- A subcontractor’s charge can still attach to money owing to the head contractor from the principal, so a charge will stop money going into the PBA from the principal and the head contractor will be required to top up the PBA.
- The general PBA will typically have no money in it as withdrawals will occur on the same or next day after payment is made by the principal. In the event that the head contractor becomes insolvent, there will not be any money in the PBA to secure any additional money that the subcontractor may be owed at that time.
- There is unlikely to be any money in the Disputed Funds PBA either in the event that the head contractor becomes insolvent. This is because the head contractor is unlikely to note a different amount on the payment instruction to that noted on the payment schedule.
- The head contractor can withdraw money from the Retention PBA to cover costs to rectify a subcontractor’s defective works or to secure the subcontractor’s performance. Again this is no change to the current contractual arrangement and there is no security of payment if the head contractor withdraws money from the Retention PBA – either validly or in breach of the legislation.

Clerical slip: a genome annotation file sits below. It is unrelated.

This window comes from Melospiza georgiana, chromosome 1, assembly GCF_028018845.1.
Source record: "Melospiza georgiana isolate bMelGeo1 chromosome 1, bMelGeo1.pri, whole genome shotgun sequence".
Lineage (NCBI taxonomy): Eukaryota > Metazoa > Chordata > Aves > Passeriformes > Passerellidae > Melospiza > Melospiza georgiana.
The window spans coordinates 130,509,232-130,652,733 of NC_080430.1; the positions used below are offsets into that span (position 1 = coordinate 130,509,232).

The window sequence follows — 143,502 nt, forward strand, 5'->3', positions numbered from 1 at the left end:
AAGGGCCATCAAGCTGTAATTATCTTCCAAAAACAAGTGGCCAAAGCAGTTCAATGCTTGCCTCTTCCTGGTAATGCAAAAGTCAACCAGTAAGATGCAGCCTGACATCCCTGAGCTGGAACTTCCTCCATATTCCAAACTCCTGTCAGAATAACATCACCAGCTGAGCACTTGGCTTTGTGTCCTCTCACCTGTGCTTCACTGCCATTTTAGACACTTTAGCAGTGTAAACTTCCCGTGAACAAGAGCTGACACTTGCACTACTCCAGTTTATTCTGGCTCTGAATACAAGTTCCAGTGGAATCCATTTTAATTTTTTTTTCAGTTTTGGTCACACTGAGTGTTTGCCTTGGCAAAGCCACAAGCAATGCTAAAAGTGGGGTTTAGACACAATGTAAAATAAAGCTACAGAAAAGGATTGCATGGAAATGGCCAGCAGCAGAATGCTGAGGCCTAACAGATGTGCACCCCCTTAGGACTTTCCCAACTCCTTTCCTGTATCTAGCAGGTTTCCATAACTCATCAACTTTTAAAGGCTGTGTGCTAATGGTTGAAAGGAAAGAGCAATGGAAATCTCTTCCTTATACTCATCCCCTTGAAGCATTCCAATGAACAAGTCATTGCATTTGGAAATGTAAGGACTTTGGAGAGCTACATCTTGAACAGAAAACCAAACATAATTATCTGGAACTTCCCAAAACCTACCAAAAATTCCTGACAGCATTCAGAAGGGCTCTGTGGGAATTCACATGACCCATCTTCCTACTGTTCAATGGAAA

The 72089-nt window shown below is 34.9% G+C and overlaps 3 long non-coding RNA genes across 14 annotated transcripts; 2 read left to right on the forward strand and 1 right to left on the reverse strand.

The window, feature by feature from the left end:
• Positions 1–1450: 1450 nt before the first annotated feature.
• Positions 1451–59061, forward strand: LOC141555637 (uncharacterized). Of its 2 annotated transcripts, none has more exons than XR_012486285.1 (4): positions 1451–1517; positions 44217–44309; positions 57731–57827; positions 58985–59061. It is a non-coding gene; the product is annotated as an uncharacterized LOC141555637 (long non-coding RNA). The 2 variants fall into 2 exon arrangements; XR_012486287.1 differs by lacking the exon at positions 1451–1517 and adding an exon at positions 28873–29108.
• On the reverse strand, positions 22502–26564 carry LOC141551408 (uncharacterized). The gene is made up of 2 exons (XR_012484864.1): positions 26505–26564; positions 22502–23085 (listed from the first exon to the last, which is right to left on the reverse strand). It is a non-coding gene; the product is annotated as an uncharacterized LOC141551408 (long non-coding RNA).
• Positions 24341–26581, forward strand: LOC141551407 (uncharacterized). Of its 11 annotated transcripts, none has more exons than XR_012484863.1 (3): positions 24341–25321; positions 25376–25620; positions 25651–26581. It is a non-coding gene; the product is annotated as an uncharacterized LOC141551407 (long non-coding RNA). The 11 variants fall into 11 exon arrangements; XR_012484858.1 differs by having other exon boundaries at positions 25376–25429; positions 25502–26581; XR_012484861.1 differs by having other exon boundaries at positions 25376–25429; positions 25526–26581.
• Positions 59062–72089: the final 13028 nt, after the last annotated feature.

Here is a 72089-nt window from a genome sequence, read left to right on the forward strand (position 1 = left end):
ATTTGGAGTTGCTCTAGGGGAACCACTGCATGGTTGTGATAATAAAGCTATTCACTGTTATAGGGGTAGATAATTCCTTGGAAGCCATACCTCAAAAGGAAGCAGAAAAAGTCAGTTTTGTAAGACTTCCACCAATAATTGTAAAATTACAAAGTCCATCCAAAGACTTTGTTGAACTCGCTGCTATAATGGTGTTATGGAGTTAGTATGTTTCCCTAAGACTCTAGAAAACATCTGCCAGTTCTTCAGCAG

- All payments to subcontractors must be made out of the PBA so the head contractor is unlikely to make payments before the principal deposits money into the PBA. Some subcontractors will have longer payment timeframes than they do now.
- PBAs are not required for short projects. For example, where there is less than 90 days between when a PBA must be opened and practical completion of the head contract.
- The head contractor is entitled to the interest that accrues on the PBAs but can only withdraw the interest once every 12 months or on closing of the PBA.
BCIPA Adjudication Process
The adjudication process will essentially remain the same but there are a few significant changes regarding timeframes and procedures. These changes relate to what is a payment claim, the consequences of not issuing a payment schedule and the adjudication process.
Claimants will still be required to prove their claim and that the adjudicator has jurisdiction before the respondent is required to prove its position.